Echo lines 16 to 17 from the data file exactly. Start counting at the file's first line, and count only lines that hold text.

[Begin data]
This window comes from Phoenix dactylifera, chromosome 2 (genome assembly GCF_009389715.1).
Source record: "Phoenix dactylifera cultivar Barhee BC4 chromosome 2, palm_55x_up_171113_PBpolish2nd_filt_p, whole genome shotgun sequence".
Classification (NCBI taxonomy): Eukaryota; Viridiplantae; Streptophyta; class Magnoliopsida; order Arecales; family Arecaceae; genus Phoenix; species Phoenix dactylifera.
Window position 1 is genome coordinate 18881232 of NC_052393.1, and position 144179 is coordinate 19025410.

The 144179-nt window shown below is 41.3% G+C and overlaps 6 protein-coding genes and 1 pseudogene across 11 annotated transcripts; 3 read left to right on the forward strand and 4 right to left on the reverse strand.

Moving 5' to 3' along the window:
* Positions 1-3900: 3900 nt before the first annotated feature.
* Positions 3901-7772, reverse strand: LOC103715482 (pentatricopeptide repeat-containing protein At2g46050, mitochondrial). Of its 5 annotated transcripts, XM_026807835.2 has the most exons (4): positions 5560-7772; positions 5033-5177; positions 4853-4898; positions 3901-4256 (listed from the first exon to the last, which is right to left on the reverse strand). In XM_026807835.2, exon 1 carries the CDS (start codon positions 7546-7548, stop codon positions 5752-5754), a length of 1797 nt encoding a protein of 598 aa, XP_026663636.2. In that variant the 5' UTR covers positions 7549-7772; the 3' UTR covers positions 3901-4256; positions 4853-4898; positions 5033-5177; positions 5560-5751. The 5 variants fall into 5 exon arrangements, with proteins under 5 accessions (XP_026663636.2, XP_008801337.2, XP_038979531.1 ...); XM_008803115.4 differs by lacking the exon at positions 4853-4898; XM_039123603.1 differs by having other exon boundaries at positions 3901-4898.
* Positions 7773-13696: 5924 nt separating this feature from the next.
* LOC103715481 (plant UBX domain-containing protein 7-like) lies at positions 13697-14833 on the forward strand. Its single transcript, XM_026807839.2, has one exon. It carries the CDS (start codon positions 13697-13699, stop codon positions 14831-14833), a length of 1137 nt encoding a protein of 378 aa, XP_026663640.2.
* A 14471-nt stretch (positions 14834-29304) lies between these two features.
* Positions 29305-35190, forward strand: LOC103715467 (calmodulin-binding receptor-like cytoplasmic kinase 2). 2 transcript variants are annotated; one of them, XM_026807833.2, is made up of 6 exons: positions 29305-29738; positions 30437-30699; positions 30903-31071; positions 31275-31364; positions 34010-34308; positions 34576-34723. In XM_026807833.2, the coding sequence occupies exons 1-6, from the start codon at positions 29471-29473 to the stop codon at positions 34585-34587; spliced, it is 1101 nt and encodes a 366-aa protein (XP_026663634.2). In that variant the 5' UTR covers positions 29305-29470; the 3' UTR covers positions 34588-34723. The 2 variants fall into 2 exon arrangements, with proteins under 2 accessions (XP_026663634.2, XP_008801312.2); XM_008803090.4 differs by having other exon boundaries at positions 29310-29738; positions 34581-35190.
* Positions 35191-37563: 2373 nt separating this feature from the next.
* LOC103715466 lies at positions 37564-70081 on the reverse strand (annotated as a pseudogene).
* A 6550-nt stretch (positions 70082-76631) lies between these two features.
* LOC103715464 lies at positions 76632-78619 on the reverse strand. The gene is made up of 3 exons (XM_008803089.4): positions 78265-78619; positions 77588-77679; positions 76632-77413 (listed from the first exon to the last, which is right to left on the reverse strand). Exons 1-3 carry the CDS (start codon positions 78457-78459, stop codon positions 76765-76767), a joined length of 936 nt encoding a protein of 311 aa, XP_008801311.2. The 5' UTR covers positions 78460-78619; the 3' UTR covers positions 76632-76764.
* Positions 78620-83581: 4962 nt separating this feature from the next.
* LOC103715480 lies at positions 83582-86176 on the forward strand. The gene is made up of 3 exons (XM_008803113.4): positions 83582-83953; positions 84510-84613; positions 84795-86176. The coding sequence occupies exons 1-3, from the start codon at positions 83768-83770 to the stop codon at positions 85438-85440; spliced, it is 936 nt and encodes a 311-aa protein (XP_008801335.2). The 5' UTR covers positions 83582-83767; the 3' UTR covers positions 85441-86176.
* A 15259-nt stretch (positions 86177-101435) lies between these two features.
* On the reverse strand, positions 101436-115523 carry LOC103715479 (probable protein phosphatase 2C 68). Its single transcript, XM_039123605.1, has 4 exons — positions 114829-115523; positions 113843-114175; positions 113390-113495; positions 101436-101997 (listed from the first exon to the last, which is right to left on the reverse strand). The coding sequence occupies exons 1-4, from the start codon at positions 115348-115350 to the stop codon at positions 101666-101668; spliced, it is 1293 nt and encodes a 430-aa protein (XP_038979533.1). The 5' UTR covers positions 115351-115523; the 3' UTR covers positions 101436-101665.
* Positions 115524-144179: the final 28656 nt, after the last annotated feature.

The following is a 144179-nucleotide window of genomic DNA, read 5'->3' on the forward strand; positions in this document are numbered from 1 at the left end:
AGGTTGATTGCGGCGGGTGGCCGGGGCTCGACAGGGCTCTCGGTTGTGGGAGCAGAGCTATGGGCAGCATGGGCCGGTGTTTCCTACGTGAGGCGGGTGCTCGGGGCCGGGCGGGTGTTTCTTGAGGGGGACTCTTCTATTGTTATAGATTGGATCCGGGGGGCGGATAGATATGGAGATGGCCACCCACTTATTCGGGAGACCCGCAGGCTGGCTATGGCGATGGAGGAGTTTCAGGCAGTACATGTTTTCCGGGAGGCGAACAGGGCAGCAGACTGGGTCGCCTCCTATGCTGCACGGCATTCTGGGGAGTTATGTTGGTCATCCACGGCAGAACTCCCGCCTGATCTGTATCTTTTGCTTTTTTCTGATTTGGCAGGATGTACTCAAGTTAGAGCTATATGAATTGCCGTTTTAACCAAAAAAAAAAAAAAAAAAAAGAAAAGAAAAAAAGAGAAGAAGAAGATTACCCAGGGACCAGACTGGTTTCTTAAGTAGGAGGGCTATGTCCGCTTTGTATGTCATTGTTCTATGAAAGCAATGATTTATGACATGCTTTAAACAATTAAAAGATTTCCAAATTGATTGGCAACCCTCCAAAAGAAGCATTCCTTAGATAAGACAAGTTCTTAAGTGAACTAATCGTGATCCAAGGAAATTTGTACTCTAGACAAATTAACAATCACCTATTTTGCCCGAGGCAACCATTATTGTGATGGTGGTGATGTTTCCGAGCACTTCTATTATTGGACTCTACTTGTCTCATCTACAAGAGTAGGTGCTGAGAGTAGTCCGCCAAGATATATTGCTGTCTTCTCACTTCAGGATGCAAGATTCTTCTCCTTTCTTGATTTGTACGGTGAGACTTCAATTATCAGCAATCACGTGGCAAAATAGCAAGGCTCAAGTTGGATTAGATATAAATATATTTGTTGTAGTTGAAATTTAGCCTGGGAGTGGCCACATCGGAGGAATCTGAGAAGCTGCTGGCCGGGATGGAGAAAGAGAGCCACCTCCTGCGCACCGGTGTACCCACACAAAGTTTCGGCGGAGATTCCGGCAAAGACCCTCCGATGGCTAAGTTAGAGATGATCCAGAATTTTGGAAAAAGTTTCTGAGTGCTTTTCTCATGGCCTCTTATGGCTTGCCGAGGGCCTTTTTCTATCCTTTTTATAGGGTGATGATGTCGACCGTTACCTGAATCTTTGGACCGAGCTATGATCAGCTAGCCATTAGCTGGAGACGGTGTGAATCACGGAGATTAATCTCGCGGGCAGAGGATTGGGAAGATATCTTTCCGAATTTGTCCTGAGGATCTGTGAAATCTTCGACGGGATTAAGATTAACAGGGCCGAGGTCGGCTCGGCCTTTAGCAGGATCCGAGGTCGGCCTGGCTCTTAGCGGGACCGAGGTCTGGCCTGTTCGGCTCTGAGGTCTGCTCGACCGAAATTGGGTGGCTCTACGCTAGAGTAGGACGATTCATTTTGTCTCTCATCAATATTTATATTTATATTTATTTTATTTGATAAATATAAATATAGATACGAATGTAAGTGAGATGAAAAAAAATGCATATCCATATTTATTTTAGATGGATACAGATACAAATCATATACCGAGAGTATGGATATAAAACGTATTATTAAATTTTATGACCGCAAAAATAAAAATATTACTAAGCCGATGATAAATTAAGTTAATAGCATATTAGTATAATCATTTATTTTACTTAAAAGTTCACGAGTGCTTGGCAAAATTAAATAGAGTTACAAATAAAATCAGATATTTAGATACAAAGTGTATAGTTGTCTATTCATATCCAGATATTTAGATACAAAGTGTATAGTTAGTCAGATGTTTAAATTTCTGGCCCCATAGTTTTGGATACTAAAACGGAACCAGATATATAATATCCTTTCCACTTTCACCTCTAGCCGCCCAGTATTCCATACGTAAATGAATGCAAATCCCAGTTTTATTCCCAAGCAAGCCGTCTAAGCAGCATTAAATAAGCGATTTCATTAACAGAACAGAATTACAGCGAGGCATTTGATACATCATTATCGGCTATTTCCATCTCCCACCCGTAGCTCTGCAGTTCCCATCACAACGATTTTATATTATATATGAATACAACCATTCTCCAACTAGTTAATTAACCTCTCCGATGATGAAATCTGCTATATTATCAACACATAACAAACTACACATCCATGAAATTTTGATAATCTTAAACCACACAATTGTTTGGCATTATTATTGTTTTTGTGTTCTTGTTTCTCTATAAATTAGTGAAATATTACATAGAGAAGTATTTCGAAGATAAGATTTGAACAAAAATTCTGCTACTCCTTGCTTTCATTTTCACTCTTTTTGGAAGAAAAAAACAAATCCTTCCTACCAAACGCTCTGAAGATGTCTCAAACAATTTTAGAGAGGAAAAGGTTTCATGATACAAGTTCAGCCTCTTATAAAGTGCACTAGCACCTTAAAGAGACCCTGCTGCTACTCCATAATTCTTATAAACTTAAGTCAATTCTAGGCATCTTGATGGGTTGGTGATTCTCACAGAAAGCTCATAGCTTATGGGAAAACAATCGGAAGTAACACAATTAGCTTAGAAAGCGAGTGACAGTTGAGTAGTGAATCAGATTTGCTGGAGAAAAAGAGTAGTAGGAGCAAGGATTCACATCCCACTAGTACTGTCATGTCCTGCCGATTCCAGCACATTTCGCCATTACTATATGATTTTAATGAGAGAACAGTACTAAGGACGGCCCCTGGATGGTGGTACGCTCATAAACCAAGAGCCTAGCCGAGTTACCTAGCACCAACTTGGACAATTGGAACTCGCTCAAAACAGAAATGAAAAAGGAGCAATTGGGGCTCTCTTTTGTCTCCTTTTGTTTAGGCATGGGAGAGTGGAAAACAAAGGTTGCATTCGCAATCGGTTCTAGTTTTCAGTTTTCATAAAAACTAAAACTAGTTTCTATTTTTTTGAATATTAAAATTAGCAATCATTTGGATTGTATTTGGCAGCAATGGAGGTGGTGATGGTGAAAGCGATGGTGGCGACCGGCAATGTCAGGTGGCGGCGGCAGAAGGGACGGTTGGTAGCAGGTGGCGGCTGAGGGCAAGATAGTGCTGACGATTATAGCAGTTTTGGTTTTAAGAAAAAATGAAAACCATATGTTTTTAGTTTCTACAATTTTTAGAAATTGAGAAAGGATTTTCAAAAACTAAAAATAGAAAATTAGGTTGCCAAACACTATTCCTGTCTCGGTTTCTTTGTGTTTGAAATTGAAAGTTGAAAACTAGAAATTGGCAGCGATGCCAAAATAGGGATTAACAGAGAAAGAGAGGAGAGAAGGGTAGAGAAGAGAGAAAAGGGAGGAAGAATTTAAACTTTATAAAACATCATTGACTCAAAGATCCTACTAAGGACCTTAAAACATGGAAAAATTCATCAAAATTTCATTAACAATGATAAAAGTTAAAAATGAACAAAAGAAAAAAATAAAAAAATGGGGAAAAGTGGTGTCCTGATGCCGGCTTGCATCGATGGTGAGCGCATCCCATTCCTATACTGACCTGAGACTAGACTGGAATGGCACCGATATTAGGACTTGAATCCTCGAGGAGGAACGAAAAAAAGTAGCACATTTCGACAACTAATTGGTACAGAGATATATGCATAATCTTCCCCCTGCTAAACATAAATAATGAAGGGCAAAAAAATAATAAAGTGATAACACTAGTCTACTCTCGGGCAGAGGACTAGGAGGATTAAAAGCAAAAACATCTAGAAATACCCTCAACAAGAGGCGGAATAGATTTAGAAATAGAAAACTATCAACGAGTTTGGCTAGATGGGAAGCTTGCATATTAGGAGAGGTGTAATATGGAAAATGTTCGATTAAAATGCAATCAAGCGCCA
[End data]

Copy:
* LOC103715464 lies at positions 76632-78619 on the reverse strand. The gene is made up of 3 exons (XM_008803089.4): positions 78265-78619; positions 77588-77679; positions 76632-77413 (listed from the first exon to the last, which is right to left on the reverse strand). Exons 1-3 carry the CDS (start codon positions 78457-78459, stop codon positions 76765-76767), a joined length of 936 nt encoding a protein of 311 aa, XP_008801311.2. The 5' UTR covers positions 78460-78619; the 3' UTR covers positions 76632-76764.
* Positions 78620-83581: 4962 nt separating this feature from the next.